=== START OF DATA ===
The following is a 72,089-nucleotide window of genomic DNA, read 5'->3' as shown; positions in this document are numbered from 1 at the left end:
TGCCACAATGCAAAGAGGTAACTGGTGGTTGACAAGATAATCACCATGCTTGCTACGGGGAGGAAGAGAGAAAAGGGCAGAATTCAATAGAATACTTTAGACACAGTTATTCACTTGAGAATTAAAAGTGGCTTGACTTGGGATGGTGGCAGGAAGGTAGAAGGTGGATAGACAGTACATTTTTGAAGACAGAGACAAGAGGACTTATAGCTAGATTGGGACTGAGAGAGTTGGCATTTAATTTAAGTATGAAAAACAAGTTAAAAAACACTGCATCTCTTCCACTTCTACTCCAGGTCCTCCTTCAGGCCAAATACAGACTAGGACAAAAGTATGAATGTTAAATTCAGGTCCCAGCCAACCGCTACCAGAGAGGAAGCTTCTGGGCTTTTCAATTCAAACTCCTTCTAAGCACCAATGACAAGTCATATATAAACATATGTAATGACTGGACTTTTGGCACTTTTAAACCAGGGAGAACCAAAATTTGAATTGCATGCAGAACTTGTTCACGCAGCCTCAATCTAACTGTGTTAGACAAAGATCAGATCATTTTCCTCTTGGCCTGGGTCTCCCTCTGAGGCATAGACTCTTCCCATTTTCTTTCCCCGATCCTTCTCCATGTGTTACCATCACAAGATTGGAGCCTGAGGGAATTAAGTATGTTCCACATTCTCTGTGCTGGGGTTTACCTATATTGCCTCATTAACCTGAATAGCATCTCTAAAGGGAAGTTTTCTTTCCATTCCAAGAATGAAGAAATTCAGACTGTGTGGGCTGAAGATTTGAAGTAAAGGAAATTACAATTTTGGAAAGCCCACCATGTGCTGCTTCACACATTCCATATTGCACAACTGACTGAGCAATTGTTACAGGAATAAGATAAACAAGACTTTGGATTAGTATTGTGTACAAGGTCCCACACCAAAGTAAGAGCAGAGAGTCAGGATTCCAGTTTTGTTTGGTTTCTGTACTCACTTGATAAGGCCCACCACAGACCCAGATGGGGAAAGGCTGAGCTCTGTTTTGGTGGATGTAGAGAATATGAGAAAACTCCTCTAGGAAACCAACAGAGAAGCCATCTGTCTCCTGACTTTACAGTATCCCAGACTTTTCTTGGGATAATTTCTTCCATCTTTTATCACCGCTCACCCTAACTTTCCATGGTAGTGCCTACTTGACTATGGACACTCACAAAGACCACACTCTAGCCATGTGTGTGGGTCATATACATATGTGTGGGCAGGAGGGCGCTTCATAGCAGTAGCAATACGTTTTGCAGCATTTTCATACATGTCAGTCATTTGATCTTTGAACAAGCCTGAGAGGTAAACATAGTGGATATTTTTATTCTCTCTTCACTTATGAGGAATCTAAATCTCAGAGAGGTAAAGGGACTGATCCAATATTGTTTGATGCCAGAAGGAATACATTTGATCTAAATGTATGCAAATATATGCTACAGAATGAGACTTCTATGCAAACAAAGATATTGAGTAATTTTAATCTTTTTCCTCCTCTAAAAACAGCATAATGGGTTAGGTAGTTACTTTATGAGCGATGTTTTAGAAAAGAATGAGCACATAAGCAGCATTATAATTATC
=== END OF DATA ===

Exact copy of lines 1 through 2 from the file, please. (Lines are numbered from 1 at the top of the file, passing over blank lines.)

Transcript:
The following is a 72,089-nucleotide window of genomic DNA, read 5'->3' as shown; positions in this document are numbered from 1 at the left end:
TGCCACAATGCAAAGAGGTAACTGGTGGTTGACAAGATAATCACCATGCTTGCTACGGGGAGGAAGAGAGAAAAGGGCAGAATTCAATAGAATACTTTAGACACAGTTATTCACTTGAGAATTAAAAGTGGCTTGACTTGGGATGGTGGCAGGAAGGTAGAAGGTGGATAGACAGTACATTTTTGAAGACAGAGACAAGAGGACTTATAGCTAGATTGGGACTGAGAGAGTTGGCATTTAATTTAAGTATGAAAAACAAGTTAAAAAACACTGCATCTCTTCCACTTCTACTCCAGGTCCTCCTTCAGGCCAAATACAGACTAGGACAAAAGTATGAATGTTAAATTCAGGTCCCAGCCAACCGCTACCAGAGAGGAAGCTTCTGGGCTTTTCAATTCAAACTCCTTCTAAGCACCAATGACAAGTCATATATAAACATATGTAATGACTGGACTTTTGGCACTTTTAAACCAGGGAGAACCAAAATTTGAATTGCATGCAGAACTTGTTCACGCAGCCTCAATCTAACTGTGTTAGACAAAGATCAGATCATTTTCCTCTTGGCCTGGGTCTCCCTCTGAGGCATAGACTCTTCCCATTTTCTTTCCCCGATCCTTCTCCATGTGTTACCATCACAAGATTGGAGCCTGAGGGAATTAAGTATGTTCCACATTCTCTGTGCTGGGGTTTACCTATATTGCCTCATTAACCTGAATAGCATCTCTAAAGGGAAGTTTTCTTTCCATTCCAAGAATGAAGAAATTCAGACTGTGTGGGCTGAAGATTTGAAGTAAAGGAAATTACAATTTTGGAAAGCCCACCATGTGCTGCTTCACACATTCCATATTGCACAACTGACTGAGCAATTGTTACAGGAATAAGATAAACAAGACTTTGGATTAGTATTGTGTACAAGGTCCCACACCAAAGTAAGAGCAGAGAGTCAGGATTCCAGTTTTGTTTGGTTTCTGTACTCACTTGATAAGGCCCACCACAGACCCAGATGGGGAAAGGCTGAGCTCTGTTTTGGTGGATGTAGAGAATATGAGAAAACTCCTCTAGGAAACCAACAGAGAAGCCATCTGTCTCCTGACTTTACAGTATCCCAGACTTTTCTTGGGATAATTTCTTCCATCTTTTATCACCGCTCACCCTAACTTTCCATGGTAGTGCCTACTTGACTATGGACACTCACAAAGACCACACTCTAGCCATGTGTGTGGGTCATATACATATGTGTGGGCAGGAGGGCGCTTCATAGCAGTAGCAATACGTTTTGCAGCATTTTCATACATGTCAGTCATTTGATCTTTGAACAAGCCTGAGAGGTAAACATAGTGGATATTTTTATTCTCTCTTCACTTATGAGGAATCTAAATCTCAGAGAGGTAAAGGGACTGATCCAATATTGTTTGATGCCAGAAGGAATACATTTGATCTAAATGTATGCAAATATATGCTACAGAATGAGACTTCTATGCAAACAAAGATATTGAGTAATTTTAATCTTTTTCCTCCTCTAAAAACAGCATAATGGGTTAGGTAGTTACTTTATGAGCGATGTTTTAGAAAAGAATGAGCACATAAGCAGCATTATAATTATC